Authors

Affiliations

Institute for Stem Cell Biology and Regenerative Medicine and Department of Pathology, Stanford University School of Medicine, Stanford, CA 94305, USA.
Department of Pathology, Stanford University School of Medicine, Stanford, CA 94305, USA.
Institute for Stem Cell Biology and Regenerative Medicine and Department of Pathology, Stanford University School of Medicine, Stanford, CA 94305, USA.
Department of Neurosurgery, Stanford University School of Medicine, Stanford, CA 94305, USA.
Institute for Stem Cell Biology and Regenerative Medicine and Department of Pathology, Stanford University School of Medicine, Stanford, CA 94305, USA.
Department of Pathology, Stanford University School of Medicine, Stanford, CA 94305, USA.
Yongjin Yoo
Institute for Stem Cell Biology and Regenerative Medicine and Department of Pathology, Stanford University School of Medicine, Stanford, CA 94305, USA.
Department of Pathology, Stanford University School of Medicine, Stanford, CA 94305, USA.
Institute for Stem Cell Biology and Regenerative Medicine and Department of Pathology, Stanford University School of Medicine, Stanford, CA 94305, USA.
Department of Pathology, Stanford University School of Medicine, Stanford, CA 94305, USA.
Department of Molecular and Cellular Physiology, Stanford University School of Medicine, Stanford, CA 94305, USA.
Department of Biology, Stanford University, Stanford, CA 94305, USA.
Gernot Neumayer
Institute for Stem Cell Biology and Regenerative Medicine and Department of Pathology, Stanford University School of Medicine, Stanford, CA 94305, USA.
Department of Pathology, Stanford University School of Medicine, Stanford, CA 94305, USA.
Institute for Stem Cell Biology and Regenerative Medicine and Department of Pathology, Stanford University School of Medicine, Stanford, CA 94305, USA.
Department of Pathology, Stanford University School of Medicine, Stanford, CA 94305, USA.
Ryo Yamamoto
Institute for Stem Cell Biology and Regenerative Medicine and Department of Pathology, Stanford University School of Medicine, Stanford, CA 94305, USA.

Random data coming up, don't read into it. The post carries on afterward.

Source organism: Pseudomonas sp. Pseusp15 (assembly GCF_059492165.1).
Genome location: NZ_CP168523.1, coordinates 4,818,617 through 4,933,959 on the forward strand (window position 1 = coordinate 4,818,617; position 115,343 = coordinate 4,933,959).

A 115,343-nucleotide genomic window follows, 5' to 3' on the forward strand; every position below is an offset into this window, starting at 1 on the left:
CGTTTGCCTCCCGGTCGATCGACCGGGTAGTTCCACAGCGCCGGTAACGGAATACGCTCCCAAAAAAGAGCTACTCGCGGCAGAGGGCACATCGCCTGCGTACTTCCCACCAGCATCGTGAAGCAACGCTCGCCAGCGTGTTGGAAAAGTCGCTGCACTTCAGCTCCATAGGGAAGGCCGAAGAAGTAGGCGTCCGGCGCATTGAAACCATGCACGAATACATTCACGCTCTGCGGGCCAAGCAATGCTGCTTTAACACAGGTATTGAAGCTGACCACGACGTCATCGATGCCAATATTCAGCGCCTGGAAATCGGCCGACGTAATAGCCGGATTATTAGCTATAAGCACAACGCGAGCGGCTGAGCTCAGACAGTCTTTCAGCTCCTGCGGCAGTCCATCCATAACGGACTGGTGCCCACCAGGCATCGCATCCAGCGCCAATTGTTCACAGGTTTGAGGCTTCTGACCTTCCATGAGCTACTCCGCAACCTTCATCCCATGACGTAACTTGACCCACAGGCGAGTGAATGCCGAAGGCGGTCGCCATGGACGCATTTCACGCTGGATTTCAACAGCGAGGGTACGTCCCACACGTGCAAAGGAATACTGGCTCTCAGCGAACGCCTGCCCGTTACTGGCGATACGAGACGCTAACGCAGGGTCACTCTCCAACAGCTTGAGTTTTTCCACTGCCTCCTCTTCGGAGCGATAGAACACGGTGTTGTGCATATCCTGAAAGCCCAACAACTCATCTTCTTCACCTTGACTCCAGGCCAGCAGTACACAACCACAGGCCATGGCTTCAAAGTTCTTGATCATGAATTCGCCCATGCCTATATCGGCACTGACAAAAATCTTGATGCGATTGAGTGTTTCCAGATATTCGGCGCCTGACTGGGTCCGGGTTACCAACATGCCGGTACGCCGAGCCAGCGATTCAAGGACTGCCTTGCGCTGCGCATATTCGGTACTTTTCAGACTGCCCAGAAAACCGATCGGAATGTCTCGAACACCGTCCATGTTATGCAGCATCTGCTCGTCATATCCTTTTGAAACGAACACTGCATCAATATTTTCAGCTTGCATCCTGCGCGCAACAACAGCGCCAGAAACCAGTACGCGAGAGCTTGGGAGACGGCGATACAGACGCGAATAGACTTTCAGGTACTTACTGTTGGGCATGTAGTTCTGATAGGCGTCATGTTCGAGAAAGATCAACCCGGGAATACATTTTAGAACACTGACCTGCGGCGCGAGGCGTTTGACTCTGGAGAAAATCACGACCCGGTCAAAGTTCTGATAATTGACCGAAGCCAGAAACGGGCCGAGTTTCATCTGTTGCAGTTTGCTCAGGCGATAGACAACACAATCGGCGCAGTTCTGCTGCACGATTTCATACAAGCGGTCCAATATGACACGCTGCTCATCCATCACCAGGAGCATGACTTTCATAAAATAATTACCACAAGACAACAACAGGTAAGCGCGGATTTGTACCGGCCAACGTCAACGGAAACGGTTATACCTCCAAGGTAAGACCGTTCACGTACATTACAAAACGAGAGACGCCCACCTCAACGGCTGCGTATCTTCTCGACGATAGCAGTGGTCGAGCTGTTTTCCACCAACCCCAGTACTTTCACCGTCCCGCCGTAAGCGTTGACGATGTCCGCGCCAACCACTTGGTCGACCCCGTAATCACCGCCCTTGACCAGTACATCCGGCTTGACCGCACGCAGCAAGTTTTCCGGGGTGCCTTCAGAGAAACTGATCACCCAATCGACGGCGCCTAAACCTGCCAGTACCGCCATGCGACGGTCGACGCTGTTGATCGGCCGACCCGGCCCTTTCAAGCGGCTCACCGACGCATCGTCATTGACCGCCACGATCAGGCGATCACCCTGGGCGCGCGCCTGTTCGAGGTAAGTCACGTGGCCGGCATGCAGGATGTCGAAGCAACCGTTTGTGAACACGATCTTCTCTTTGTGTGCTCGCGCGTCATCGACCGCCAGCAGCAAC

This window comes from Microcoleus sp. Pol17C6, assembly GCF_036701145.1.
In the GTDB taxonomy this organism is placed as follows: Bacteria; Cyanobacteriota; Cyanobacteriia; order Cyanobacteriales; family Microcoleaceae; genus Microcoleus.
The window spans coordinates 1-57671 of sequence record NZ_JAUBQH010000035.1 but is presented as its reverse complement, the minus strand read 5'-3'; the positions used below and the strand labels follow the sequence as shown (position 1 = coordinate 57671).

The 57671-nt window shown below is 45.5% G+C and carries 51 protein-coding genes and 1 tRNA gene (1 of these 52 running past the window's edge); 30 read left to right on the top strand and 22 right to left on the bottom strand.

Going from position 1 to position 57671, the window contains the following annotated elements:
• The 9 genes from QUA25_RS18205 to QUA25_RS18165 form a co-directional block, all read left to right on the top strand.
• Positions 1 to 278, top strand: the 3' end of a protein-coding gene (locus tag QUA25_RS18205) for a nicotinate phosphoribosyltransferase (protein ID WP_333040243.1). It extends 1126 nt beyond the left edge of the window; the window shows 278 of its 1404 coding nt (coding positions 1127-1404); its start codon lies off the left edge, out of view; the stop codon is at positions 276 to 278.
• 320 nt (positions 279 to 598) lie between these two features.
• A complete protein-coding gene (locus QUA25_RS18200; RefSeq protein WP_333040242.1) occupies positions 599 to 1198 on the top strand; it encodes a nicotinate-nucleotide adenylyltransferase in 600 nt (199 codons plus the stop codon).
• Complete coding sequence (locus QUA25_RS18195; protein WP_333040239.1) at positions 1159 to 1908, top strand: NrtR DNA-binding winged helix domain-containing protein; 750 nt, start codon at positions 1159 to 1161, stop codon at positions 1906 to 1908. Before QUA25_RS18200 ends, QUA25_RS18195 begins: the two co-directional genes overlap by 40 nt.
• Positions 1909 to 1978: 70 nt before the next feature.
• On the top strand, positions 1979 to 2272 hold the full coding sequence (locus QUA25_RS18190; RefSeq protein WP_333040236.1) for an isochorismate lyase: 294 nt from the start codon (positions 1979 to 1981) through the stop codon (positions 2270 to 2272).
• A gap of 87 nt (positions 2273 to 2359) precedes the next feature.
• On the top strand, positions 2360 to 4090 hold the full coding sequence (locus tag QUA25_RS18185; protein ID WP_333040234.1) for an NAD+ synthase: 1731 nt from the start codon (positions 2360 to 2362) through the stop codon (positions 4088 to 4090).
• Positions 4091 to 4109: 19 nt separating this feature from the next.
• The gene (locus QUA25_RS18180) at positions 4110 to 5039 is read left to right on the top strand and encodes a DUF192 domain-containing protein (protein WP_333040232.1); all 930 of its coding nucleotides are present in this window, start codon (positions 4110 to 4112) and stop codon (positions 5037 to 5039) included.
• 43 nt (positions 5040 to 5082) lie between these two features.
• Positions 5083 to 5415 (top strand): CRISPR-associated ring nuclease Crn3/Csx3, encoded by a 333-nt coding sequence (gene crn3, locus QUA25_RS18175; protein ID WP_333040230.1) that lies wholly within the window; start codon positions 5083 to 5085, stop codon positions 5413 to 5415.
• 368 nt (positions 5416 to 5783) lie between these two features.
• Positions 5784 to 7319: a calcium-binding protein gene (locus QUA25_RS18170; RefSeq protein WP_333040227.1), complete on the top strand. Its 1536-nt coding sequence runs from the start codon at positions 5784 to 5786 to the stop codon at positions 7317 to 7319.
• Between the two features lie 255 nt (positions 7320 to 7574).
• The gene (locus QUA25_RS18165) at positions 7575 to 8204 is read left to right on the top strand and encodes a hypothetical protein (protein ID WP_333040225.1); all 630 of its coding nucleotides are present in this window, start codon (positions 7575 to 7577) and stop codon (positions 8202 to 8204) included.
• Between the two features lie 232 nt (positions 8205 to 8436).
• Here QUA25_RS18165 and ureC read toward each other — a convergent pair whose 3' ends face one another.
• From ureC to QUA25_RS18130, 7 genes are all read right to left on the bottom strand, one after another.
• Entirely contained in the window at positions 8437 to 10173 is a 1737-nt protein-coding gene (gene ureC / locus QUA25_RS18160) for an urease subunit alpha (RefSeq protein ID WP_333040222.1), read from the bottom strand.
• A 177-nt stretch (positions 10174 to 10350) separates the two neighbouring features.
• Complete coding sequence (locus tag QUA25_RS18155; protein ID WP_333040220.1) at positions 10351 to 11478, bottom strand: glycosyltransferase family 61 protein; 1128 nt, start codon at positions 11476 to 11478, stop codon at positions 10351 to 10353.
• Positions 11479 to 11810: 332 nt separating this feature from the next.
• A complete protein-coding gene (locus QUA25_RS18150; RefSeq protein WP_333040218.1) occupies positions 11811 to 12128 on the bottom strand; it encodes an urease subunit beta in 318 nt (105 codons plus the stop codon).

Department of Genetics, Stanford University School of Medicine, Stanford, CA 94305, USA.
Paul Marcoux
Institute for Stem Cell Biology and Regenerative Medicine and Department of Pathology, Stanford University School of Medicine, Stanford, CA 94305, USA.
Department of Pathology, Stanford University School of Medicine, Stanford, CA 94305, USA.
Benjamin Liou
Division of Human Genetics, Cincinnati Children’s Hospital Medical Center, Cincinnati, OH 45229, USA.
F. Chris Bennett
Department of Psychiatry, Perelman School of Medicine, University of Pennsylvania, Philadelphia, PA 19104, USA.
Institute for Stem Cell Biology and Regenerative Medicine and Department of Pathology, Stanford University School of Medicine, Stanford, CA 94305, USA.
Department of Genetics, Stanford University School of Medicine, Stanford, CA 94305, USA.
Division of Stem Cell Therapy, Distinguished Professor Unit, The Institute of Medical Science, The University of Tokyo, Tokyo 108-8639, Japan.
Ying Sun
Division of Human Genetics, Cincinnati Children’s Hospital Medical Center, Cincinnati, OH 45229, USA.
Department of Pediatrics, University of Cincinnati College of Medicine, Cincinnati, OH 45229, USA.
Department of Biology, Stanford University, Stanford, CA 94305, USA.
Department of Neuropathology, Cluster of Excellence, NeuroCure, Charité–Universitätsmedizin Berlin, 10117 Berlin, Germany.
Department of Neuropathology, Charité–Universitätsmedizin Berlin, corporate member of Freie Universität Berlin, Humboldt-Universität zu Berlin, and Berlin Institute of Health, 10117 Berlin, Germany.
Cluster of Excellence, NeuroCure, Charitéplatz 1, 10117 Berlin, Germany.
Berlin Institute of Health (BIH), 10117 Berlin, Germany.
German Center for Neurodegenerative Diseases (DZNE) Berlin, 10117 Berlin, Germany.
Department of Neurology and Neurological Sciences, Stanford University School of Medicine, Stanford, CA 94305, USA.
Veterans Administration Palo Alto Healthcare System, Palo Alto, CA 94304, USA.
Department of Molecular and Cellular Physiology, Stanford University School of Medicine, Stanford, CA 94305, USA.
Howard Hughes Medical Institute, Stanford University School of Medicine, Stanford, CA 94305, USA.
Institute for Stem Cell Biology and Regenerative Medicine and Department of Pathology, Stanford University School of Medicine, Stanford, CA 94305, USA.
Department of Pathology, Stanford University School of Medicine, Stanford, CA 94305, USA.

Funding Information

Goldman-Sachs Foundation

Notes

*Corresponding author. Email: [email protected]
These authors contributed equally to this work.